Comedian and peace activist Dick Gregory died recently and the Milwaukee Journal Sentinel quoted him in reference to the ’67 racial conflicts in Milwaukee:
“There is nothing in America that equals what happened here in Milwaukee,” Gregory said at a 2007 event marking the 40th anniversary of the marches. “When the rest of the country saw what was going on in Milwaukee, it realized that equality was not an Alabama problem, was not a Mississippi problem. This is an American problem.” MJ.S. 8-21-17,p. 4C
Comments from two current social activists who were students at Marquette:
One remembers the July 30th to August 2nd confrontation when the National Guard was called out and a curfew imposed on Milwaukee. He was working at Stouffer’s Restaurant and the restaurant had to close , so he and some friends found a bar that was open. Former Packer great and hall of famer Johnny Blood McNally was holding court. When asked about Curly Lambeau, McNally responded, “Asshole!” Six students found refuge at his Wauwatosa family home during the curfew. The MU student remembers supporting the marches later that month but not participating. Students cheered the marchers as they started their march across the bridge.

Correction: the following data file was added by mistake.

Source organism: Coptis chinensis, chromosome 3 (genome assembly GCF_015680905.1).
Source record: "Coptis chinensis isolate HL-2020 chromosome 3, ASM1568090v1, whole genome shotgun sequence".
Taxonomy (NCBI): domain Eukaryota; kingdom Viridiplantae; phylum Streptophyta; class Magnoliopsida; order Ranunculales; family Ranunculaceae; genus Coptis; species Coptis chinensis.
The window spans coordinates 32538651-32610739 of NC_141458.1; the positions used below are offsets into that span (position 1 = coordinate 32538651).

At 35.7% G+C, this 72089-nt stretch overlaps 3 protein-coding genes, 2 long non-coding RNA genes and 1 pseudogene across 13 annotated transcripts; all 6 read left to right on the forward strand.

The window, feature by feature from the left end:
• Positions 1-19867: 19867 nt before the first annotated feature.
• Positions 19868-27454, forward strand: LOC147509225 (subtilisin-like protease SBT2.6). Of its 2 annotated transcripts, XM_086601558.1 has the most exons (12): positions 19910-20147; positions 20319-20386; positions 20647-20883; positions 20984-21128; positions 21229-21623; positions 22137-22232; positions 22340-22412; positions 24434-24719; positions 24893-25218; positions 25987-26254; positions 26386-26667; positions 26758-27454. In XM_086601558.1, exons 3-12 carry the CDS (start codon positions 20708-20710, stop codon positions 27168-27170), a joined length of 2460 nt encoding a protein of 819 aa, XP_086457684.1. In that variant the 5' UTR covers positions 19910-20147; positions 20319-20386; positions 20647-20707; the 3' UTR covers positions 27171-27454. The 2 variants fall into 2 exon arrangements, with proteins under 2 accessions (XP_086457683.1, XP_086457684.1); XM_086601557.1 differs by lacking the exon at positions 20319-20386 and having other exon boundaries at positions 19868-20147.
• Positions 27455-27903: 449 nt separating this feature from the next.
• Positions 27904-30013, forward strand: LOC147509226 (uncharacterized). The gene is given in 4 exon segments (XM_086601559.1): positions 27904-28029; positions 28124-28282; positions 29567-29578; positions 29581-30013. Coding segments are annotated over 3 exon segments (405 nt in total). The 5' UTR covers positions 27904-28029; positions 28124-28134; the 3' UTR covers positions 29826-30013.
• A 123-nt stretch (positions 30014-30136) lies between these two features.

Another remembers protests in 1966 at the whites-only Eagles Club with a membership that included major politicians and judges. Protesters were met with taunts and Confederate flags. He said he was more of an observer than a protester on the marches. He remembers a young man screaming vile epithets at marchers near Kosciusko Park. “I went and stood in front of the man face to face. The man stopped his yelling.” The ‘observer’ commented that when people are part of a crowd they feel free to do and say awful things; when confronted individually they are embarrassed.
A question: Is racism still a dominant attitude in our country? Have we made any progress? Confederate flags, epithets screamed at protesters – the wave of hate even as transmitted by T.V. is difficult to escape. Maybe we should shift our concerns to the Packers; will they win the Super Bowl?
Dick Gregory wrote the Forward to Margaret Roszga’s book of poems, 200 Nights and one day. Gregory quoted a prayer from antiquity, Psalm 23:
“Yea, though I walk through the valley of the shadow o death, I will fear no evil: for thou art with me; thy rod and thy staff they comfort me.”
“This is America. That day was America. And I am blessed to have been there with these freedom fighters as victory was fought for and won.”
200 Nights and one day, Benu Press, p. viii, 2009.